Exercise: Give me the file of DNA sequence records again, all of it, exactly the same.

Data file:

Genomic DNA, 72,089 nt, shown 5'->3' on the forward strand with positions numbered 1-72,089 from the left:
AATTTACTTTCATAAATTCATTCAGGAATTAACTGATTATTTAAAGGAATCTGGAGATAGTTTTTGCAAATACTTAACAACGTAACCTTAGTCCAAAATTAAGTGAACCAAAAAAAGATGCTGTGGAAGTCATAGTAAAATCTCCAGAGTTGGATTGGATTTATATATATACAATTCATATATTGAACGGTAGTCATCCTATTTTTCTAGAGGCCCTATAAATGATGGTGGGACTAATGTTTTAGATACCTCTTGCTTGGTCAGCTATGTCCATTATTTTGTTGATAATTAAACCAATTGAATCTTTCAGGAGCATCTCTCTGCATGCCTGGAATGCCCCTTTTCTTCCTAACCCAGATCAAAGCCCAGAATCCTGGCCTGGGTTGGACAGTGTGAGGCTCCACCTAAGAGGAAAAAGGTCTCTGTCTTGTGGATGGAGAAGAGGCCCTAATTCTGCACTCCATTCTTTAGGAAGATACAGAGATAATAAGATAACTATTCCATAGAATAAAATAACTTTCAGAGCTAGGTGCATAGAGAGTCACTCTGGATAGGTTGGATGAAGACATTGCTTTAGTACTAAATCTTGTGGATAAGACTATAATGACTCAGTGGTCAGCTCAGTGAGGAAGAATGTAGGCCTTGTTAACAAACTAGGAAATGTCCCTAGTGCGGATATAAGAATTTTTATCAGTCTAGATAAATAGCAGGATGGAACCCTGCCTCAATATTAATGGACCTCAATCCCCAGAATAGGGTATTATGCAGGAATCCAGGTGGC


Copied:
Genomic DNA, 72,089 nt, shown 5'->3' on the forward strand with positions numbered 1-72,089 from the left:
AATTTACTTTCATAAATTCATTCAGGAATTAACTGATTATTTAAAGGAATCTGGAGATAGTTTTTGCAAATACTTAACAACGTAACCTTAGTCCAAAATTAAGTGAACCAAAAAAAGATGCTGTGGAAGTCATAGTAAAATCTCCAGAGTTGGATTGGATTTATATATATACAATTCATATATTGAACGGTAGTCATCCTATTTTTCTAGAGGCCCTATAAATGATGGTGGGACTAATGTTTTAGATACCTCTTGCTTGGTCAGCTATGTCCATTATTTTGTTGATAATTAAACCAATTGAATCTTTCAGGAGCATCTCTCTGCATGCCTGGAATGCCCCTTTTCTTCCTAACCCAGATCAAAGCCCAGAATCCTGGCCTGGGTTGGACAGTGTGAGGCTCCACCTAAGAGGAAAAAGGTCTCTGTCTTGTGGATGGAGAAGAGGCCCTAATTCTGCACTCCATTCTTTAGGAAGATACAGAGATAATAAGATAACTATTCCATAGAATAAAATAACTTTCAGAGCTAGGTGCATAGAGAGTCACTCTGGATAGGTTGGATGAAGACATTGCTTTAGTACTAAATCTTGTGGATAAGACTATAATGACTCAGTGGTCAGCTCAGTGAGGAAGAATGTAGGCCTTGTTAACAAACTAGGAAATGTCCCTAGTGCGGATATAAGAATTTTTATCAGTCTAGATAAATAGCAGGATGGAACCCTGCCTCAATATTAATGGACCTCAATCCCCAGAATAGGGTATTATGCAGGAATCCAGGTGGC